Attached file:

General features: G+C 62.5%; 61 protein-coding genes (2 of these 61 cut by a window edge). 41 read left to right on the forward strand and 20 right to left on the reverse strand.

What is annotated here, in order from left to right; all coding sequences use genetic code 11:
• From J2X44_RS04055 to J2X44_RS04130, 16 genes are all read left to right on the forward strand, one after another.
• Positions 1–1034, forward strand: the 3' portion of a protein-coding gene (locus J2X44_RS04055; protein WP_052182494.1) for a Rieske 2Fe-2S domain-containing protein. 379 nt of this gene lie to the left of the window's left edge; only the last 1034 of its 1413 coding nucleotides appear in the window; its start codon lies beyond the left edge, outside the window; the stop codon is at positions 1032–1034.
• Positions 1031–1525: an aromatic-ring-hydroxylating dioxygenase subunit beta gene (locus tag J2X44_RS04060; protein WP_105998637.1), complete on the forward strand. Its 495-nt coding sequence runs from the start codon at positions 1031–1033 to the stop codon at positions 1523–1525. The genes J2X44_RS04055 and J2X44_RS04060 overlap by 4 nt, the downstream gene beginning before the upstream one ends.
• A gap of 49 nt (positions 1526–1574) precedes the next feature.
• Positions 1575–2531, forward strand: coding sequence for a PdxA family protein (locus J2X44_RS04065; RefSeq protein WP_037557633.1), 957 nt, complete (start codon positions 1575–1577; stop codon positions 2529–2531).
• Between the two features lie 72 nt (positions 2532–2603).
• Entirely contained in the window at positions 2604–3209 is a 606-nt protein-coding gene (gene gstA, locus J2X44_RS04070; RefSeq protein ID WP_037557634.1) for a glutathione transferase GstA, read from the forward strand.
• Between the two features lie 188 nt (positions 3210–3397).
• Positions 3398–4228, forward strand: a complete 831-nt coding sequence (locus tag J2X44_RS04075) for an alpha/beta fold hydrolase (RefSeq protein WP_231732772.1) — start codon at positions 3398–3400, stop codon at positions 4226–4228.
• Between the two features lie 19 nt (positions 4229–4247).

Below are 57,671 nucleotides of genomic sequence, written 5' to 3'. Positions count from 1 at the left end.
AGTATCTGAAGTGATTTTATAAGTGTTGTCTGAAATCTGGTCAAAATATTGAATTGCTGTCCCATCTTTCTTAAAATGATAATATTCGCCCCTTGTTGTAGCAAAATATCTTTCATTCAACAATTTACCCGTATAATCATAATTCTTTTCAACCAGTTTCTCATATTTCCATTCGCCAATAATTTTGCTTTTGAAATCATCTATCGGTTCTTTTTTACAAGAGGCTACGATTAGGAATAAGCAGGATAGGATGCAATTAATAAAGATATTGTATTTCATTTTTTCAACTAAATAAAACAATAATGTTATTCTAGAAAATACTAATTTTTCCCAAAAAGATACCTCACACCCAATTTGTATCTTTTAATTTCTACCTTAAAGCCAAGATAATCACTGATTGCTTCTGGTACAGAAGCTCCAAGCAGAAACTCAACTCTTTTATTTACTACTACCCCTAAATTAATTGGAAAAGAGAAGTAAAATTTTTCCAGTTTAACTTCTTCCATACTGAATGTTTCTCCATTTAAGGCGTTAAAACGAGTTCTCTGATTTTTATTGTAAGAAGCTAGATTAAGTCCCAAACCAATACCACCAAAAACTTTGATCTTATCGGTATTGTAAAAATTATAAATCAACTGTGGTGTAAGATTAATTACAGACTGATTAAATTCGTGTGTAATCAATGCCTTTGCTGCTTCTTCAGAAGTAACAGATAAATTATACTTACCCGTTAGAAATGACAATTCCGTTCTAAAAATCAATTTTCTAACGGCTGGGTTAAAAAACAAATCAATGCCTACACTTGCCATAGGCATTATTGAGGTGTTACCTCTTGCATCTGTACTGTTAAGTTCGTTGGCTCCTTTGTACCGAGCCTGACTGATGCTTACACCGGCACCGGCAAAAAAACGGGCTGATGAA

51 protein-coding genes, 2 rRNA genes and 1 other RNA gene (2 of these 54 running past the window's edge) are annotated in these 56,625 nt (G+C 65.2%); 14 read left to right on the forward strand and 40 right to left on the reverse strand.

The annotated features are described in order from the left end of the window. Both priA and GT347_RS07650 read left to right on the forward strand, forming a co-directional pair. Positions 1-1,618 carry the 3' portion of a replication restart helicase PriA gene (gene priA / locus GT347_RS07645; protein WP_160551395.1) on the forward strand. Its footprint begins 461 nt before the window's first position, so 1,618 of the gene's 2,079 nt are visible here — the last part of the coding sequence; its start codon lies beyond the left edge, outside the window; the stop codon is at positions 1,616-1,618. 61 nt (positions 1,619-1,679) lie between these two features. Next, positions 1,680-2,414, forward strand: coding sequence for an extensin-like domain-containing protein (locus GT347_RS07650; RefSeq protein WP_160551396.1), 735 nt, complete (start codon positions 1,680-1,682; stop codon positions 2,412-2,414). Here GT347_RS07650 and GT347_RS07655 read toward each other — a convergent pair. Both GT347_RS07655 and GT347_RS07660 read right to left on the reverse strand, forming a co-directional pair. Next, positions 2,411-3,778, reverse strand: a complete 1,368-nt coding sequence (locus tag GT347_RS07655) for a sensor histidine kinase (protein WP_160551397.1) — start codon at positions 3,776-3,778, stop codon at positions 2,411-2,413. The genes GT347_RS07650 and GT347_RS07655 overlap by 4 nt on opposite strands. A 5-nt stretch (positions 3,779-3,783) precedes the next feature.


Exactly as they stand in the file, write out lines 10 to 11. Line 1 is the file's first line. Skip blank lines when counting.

• Between the two features lie 188 nt (positions 3210–3397).
• Positions 3398–4228, forward strand: a complete 831-nt coding sequence (locus tag J2X44_RS04075) for an alpha/beta fold hydrolase (RefSeq protein WP_231732772.1) — start codon at positions 3398–3400, stop codon at positions 4226–4228.